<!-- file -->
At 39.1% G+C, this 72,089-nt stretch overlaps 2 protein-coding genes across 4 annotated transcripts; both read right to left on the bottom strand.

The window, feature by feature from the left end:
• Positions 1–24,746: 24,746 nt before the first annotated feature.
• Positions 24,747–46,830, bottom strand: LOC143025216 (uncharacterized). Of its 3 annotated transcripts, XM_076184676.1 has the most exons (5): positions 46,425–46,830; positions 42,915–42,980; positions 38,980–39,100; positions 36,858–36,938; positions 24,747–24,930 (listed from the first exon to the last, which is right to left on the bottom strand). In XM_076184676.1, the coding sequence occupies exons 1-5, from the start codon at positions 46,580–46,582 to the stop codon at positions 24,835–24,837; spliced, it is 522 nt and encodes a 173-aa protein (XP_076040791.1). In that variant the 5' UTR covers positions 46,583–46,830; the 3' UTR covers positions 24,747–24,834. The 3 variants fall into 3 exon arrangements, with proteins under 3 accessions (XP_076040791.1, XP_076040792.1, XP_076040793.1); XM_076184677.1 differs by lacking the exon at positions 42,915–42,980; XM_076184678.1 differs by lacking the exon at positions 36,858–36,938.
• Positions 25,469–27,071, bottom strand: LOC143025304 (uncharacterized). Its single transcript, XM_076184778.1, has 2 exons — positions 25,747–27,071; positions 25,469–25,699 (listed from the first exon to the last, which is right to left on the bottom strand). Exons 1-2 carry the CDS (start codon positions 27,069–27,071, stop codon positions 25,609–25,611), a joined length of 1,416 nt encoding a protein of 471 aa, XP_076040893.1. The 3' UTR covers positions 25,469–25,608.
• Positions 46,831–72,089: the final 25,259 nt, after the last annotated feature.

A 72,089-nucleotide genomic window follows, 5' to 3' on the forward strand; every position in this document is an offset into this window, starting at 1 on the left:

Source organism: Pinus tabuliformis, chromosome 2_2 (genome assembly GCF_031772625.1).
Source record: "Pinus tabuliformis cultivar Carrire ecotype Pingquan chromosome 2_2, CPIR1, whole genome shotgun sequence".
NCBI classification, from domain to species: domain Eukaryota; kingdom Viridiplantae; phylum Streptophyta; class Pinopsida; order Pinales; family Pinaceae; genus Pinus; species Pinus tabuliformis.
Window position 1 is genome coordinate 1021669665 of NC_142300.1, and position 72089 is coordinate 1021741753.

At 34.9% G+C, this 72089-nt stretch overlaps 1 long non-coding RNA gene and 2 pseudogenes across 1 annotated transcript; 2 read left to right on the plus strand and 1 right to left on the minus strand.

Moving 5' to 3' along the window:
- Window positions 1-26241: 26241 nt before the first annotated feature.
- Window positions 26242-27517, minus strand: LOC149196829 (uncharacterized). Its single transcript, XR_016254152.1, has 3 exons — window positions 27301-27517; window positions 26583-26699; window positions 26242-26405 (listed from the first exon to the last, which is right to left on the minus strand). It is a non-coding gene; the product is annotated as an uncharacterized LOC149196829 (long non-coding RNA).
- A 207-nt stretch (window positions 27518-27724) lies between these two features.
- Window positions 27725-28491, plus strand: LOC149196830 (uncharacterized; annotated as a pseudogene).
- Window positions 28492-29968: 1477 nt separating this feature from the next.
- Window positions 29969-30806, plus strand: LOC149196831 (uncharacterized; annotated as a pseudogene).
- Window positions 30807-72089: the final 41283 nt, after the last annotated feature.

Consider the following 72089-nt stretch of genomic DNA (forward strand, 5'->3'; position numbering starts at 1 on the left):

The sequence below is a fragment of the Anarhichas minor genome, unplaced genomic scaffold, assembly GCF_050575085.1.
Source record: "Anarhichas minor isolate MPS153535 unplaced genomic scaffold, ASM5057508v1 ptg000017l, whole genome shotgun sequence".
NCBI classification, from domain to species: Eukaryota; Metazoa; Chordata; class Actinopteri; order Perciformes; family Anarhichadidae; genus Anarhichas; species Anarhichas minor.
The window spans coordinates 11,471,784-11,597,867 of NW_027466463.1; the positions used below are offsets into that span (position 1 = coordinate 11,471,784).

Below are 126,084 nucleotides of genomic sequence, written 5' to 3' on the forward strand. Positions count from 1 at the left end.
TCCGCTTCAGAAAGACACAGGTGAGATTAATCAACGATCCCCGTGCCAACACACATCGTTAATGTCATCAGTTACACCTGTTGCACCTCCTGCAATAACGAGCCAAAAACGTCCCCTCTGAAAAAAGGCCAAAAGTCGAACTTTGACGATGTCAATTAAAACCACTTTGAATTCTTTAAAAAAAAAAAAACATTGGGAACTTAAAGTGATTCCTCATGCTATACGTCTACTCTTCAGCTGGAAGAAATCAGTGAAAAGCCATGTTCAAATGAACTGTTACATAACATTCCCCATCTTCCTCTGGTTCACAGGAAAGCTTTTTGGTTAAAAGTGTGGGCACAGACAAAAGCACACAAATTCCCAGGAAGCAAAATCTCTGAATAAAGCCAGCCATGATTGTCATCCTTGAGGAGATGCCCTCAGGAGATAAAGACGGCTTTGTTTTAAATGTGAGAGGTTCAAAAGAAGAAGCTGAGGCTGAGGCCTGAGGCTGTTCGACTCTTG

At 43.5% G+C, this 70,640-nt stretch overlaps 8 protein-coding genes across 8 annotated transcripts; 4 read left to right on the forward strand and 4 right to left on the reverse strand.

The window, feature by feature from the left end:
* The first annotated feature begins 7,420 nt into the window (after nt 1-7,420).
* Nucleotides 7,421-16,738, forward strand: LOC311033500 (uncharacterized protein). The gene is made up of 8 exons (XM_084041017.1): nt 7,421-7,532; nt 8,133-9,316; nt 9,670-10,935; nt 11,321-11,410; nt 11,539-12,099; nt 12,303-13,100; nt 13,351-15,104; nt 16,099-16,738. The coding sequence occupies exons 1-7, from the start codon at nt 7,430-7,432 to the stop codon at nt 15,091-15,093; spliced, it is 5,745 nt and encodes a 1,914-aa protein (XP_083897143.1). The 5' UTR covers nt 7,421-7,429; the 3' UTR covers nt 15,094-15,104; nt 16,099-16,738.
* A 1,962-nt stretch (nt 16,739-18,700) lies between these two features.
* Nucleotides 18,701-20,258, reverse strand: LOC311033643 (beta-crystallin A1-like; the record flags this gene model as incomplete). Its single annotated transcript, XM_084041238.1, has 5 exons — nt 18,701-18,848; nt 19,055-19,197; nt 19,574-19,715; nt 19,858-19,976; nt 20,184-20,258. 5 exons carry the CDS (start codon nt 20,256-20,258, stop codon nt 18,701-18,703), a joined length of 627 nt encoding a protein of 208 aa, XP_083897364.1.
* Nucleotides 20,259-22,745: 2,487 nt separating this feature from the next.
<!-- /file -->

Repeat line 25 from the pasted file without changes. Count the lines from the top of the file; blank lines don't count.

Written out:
The window spans coordinates 11,471,784-11,597,867 of NW_027466463.1; the positions used below are offsets into that span (position 1 = coordinate 11,471,784).